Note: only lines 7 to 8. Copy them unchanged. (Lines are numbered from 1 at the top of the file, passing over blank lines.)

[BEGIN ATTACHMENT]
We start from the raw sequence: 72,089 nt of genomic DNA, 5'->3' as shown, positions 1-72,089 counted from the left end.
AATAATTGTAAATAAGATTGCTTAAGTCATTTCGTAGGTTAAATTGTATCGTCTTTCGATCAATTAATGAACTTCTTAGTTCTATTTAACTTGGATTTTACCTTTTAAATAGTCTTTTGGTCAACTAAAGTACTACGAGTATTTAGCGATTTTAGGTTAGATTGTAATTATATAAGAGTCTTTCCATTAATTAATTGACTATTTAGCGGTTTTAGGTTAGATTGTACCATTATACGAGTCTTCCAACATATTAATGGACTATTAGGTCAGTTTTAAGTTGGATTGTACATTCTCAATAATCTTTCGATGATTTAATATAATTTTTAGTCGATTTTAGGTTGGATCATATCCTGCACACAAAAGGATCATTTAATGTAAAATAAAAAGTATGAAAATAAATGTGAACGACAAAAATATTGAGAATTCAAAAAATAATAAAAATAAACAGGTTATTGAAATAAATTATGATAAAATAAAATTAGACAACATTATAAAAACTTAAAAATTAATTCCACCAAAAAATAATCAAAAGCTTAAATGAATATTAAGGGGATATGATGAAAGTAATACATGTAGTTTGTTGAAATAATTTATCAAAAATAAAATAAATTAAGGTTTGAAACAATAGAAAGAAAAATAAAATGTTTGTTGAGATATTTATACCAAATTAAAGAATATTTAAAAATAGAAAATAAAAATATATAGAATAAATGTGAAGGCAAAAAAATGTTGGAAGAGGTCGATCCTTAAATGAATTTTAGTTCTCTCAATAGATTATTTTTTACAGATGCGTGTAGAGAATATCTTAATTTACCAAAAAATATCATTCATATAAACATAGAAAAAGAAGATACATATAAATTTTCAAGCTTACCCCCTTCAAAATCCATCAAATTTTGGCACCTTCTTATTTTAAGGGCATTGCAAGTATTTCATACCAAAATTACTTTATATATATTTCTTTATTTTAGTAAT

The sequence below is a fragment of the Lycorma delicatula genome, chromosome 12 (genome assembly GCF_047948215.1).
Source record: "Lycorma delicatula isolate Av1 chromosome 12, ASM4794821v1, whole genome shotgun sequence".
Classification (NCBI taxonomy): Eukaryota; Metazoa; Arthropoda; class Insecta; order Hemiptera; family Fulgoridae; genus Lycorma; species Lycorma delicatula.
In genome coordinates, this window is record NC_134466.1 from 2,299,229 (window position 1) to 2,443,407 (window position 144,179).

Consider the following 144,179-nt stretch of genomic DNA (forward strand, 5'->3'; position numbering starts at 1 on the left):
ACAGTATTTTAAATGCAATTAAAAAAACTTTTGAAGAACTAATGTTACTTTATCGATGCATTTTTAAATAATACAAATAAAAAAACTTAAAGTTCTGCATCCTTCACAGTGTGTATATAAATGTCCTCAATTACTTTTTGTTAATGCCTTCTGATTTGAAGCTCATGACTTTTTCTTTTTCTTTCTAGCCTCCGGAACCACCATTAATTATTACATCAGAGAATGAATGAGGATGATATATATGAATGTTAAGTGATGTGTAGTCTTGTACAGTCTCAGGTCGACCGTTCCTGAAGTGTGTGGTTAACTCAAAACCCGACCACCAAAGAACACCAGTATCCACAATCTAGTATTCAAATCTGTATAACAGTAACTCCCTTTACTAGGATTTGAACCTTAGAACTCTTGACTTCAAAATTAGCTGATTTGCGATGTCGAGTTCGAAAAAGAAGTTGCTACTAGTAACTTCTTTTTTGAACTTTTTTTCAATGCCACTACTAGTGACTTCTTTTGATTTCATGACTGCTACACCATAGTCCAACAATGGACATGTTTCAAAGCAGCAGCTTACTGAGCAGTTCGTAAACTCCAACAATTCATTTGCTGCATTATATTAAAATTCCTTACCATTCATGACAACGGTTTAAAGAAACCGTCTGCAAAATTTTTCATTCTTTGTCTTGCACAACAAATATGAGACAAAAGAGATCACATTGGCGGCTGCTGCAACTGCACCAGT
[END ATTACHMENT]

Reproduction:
Consider the following 144,179-nt stretch of genomic DNA (forward strand, 5'->3'; position numbering starts at 1 on the left):
ACAGTATTTTAAATGCAATTAAAAAAACTTTTGAAGAACTAATGTTACTTTATCGATGCATTTTTAAATAATACAAATAAAAAAACTTAAAGTTCTGCATCCTTCACAGTGTGTATATAAATGTCCTCAATTACTTTTTGTTAATGCCTTCTGATTTGAAGCTCATGACTTTTTCTTTTTCTTTCTAGCCTCCGGAACCACCATTAATTATTACATCAGAGAATGAATGAGGATGATATATATGAATGTTAAGTGATGTGTAGTCTTGTACAGTCTCAGGTCGACCGTTCCTGAAGTGTGTGGTTAACTCAAAACCCGACCACCAAAGAACACCAGTATCCACAATCTAGTATTCAAATCTGTATAACAGTAACTCCCTTTACTAGGATTTGAACCTTAGAACTCTTGACTTCAAAATTAGCTGATTTGCGATGTCGAGTTCGAAAAAGAAGTTGCTACTAGTAACTTCTTTTTTGAACTTTTTTTCAATGCCACTACTAGTGACTTCTTTTGATTTCATGACTGCTACACCATAGTCCAACAATGGACATGTTTCAAAGCAGCAGCTTACTGAGCAGTTCGTAAACTCCAACAATTCATTTGCTGCATTATATTAAAATTCCTTACCATTCATGACAACGGTTTAAAGAAACCGTCTGCAAAATTTTTCATTCTTTGTCTTGCACAACAAATATGAGACAAAAGAGATCACATTGGCGGCTGCTGCAACTGCACCAGT